Getting good earworms
Earworms are those bits of a song you hear that get stuck in your head and won't leave. I shan't mention any, lest they do their worst to you.
If you're going to get something caught between your ears, why not make it something that will do your soul good? I love how Sandra McCracken puts pieces of truth together in such a way that they stay with you. I've had a line from the title track of her album God’s Highway in my head for weeks, sometimes as I go to sleep, sometimes when I wake up:
Fear notI'm happy that's in my head, I need to hear that.
Watch and pray
Walk in the light of God's highway
Following the principle of her previous album, Psalms, the lyrics of God’s Highway are closely tied to Scripture, and thus serve as an aid to meditating on God’s Word, which Christians are encouraged to do (Joshua 1:8 and elsewhere).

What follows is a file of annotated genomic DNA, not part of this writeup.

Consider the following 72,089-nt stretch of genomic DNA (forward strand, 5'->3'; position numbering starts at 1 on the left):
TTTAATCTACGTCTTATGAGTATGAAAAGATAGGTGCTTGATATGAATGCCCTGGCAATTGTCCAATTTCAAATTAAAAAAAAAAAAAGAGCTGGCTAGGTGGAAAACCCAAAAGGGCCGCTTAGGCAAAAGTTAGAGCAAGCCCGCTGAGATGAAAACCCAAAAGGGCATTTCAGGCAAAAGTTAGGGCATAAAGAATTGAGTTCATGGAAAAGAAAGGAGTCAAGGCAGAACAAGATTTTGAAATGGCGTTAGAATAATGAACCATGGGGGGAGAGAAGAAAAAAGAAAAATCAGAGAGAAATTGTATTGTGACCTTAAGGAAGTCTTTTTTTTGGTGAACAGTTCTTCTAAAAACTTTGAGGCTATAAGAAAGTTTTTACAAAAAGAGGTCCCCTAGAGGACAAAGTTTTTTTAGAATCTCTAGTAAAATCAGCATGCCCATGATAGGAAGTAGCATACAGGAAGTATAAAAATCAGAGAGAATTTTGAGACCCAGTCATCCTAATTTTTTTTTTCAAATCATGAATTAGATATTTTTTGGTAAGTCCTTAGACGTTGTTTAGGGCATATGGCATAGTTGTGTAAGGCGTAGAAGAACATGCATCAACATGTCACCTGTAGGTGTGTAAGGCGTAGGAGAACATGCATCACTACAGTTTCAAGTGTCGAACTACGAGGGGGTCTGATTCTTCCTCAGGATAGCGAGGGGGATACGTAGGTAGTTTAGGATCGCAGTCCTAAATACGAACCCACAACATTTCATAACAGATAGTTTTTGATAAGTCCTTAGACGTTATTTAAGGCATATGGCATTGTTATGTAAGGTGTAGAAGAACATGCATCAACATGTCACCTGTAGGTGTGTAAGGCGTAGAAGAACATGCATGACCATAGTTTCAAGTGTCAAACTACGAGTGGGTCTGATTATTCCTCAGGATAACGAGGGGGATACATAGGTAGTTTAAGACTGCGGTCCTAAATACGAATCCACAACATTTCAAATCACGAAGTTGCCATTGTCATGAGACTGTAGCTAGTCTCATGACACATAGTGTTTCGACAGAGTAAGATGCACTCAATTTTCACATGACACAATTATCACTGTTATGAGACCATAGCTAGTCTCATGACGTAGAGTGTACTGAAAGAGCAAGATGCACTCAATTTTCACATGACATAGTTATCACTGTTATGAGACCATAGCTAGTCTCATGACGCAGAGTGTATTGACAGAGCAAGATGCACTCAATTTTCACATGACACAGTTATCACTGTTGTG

Arrangements are kept simple, with little more than an acoustic band to accompany the vocal-led production. It's unlikely there's an unexpected note in the whole thing, and I mean this as no disrespect. The closest McCracken comes to innovation is on Trinity Song, which suggests something of the mystery of its Subject by overlaying several harmonious voices.
The songs here are more than memorable, they give clarity:
My feet are strongAs a description of baffled faithfulness this is so helpful. Likewise, the coda of Rachel’s Song is a stirring summary of the final event of this world as we know it, an event that matters far more than the attention most of us give to it suggests: “until the trumpet sounds, until our Home comes down.” This is typical of the album: there is no triumphalism here but something better, a faith that has endured suffering and continues.
My eyes are clear
I cannot see the way from here.
Can we sing about difficulties without being consumed by them, can we consider our relationship with God without focusing on ourselves? With help from songs like those on God’s Highway, we can.